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Can China Achieve Green Growth?


Yongsheng Zhang

Can China Achieve Green Growth?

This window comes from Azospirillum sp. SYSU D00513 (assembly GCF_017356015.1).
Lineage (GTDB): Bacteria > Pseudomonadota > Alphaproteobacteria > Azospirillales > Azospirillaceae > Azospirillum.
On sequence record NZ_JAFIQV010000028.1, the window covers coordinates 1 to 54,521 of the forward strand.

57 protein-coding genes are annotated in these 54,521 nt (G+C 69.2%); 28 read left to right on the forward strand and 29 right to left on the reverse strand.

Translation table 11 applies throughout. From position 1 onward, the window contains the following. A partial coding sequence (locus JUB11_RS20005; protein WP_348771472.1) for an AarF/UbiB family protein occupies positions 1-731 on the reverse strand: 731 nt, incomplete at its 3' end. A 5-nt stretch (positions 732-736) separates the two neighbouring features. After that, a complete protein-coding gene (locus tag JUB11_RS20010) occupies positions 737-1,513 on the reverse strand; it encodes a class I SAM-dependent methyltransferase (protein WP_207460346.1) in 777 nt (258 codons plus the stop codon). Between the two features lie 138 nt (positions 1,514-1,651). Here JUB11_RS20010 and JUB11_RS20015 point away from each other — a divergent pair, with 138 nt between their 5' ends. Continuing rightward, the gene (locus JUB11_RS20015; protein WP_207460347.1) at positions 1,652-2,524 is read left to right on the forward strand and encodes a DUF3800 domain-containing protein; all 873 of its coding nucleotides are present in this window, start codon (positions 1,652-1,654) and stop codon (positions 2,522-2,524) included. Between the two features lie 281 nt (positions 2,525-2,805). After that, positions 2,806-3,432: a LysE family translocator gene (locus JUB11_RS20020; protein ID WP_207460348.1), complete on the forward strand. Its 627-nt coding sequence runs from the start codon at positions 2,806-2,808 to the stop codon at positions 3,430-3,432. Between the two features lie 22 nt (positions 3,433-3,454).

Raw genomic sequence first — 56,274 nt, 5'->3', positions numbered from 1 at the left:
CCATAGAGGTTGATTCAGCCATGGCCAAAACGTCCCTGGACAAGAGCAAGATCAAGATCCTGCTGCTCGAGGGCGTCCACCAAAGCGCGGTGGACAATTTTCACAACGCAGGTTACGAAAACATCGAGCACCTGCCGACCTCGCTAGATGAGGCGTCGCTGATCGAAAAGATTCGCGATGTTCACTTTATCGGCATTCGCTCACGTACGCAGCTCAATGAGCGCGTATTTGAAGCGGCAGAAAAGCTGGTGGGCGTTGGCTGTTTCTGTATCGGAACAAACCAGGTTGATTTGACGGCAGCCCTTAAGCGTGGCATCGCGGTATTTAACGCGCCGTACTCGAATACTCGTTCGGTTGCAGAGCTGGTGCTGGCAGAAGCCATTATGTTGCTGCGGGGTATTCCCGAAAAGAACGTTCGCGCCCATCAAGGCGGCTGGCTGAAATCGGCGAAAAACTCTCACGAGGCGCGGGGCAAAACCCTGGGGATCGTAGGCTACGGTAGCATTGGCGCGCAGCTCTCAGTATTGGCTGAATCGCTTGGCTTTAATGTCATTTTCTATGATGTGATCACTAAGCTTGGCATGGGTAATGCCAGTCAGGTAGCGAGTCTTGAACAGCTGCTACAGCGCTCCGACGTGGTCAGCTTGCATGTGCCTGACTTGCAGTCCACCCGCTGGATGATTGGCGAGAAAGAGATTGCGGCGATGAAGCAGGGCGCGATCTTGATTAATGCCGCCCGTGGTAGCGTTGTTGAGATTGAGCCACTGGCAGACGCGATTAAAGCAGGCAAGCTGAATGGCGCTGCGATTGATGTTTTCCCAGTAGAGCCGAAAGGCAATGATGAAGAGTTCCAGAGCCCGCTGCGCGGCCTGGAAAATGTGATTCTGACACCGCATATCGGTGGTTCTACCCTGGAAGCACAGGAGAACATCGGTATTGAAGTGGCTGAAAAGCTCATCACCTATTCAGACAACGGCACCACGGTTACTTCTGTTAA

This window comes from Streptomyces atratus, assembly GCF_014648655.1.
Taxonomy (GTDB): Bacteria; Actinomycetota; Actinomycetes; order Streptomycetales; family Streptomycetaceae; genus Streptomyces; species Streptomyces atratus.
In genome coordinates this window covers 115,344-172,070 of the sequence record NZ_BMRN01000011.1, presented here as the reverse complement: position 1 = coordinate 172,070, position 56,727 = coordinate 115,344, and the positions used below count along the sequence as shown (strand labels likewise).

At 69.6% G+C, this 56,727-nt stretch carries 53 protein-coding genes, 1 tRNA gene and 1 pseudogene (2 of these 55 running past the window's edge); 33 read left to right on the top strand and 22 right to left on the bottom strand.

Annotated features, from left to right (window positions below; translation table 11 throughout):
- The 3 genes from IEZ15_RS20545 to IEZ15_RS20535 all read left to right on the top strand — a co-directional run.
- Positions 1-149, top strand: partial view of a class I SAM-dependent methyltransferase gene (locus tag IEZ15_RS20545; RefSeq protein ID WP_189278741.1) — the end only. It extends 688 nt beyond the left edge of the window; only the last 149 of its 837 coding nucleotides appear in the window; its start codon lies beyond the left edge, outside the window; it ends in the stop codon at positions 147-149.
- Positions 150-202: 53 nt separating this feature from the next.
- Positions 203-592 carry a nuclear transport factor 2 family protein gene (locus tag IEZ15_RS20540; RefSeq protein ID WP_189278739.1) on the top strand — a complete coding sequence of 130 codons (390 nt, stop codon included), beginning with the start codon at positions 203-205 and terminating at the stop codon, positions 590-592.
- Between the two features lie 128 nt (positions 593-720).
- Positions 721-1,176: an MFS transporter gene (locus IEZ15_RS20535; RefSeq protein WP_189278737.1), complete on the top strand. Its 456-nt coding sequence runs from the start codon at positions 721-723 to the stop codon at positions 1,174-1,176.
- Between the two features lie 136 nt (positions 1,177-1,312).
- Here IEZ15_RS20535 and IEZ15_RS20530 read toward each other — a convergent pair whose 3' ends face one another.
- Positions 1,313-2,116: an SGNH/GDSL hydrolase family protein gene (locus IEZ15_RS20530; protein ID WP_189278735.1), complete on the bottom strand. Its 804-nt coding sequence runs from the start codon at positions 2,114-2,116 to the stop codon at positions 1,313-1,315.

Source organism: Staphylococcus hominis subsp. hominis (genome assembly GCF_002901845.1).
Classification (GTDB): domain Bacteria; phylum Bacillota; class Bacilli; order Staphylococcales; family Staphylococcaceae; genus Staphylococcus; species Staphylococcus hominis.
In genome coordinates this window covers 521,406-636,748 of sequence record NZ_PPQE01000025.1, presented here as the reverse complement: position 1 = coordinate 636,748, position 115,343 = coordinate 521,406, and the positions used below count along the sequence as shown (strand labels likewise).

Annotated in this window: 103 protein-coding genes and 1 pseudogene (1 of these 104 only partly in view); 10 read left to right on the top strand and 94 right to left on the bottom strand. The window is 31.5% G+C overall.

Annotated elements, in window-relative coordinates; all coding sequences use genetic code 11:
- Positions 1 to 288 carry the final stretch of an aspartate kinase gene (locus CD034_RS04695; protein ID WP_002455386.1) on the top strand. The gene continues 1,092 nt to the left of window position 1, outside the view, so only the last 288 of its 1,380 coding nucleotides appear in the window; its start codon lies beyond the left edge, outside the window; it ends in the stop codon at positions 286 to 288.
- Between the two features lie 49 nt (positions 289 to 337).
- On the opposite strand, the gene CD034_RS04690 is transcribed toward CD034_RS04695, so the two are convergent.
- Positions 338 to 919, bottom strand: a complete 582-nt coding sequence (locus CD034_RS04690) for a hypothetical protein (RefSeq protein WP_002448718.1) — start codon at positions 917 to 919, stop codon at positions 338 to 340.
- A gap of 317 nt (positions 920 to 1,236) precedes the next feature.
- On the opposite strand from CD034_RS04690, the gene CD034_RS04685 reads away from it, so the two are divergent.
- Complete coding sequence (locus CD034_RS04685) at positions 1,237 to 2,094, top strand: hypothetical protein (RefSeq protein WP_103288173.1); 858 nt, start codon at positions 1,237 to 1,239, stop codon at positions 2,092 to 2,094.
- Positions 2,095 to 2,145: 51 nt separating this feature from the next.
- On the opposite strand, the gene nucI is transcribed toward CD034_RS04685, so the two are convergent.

In 1978, after over 100 years of decline, China embarked on a journey to restore its status as the world’s largest economy. From the early 1500s until the early 1800s, China’s economy was the world’s largest. By 1820, it accounted for one-third of the world’s gross domestic product (GDP). The next two centuries, however, were tumultuous for China. The country experienced catastrophic decline between 1820 and 1950 and then, starting in 1978, it experienced meteoric rise (Maddison 2001). After reform and opening up in 1978, China started to catch-up with the western world with an average of 10 per cent annual growth rate over the past three decades. It now takes the second place in the world, with its per capita GDP increasing from US$154 in 1978 to US$6,060 in 2012. It is widely expected that around 2020, China’s economy will overtake that of the United States and regain its first place in the globe if the economic boom continues, or even if it slows down a little. As such, China is likely to become a high-income society with per capita earning reaching the average level of the OECD by 2030 (WB/DRC 2013: 3).

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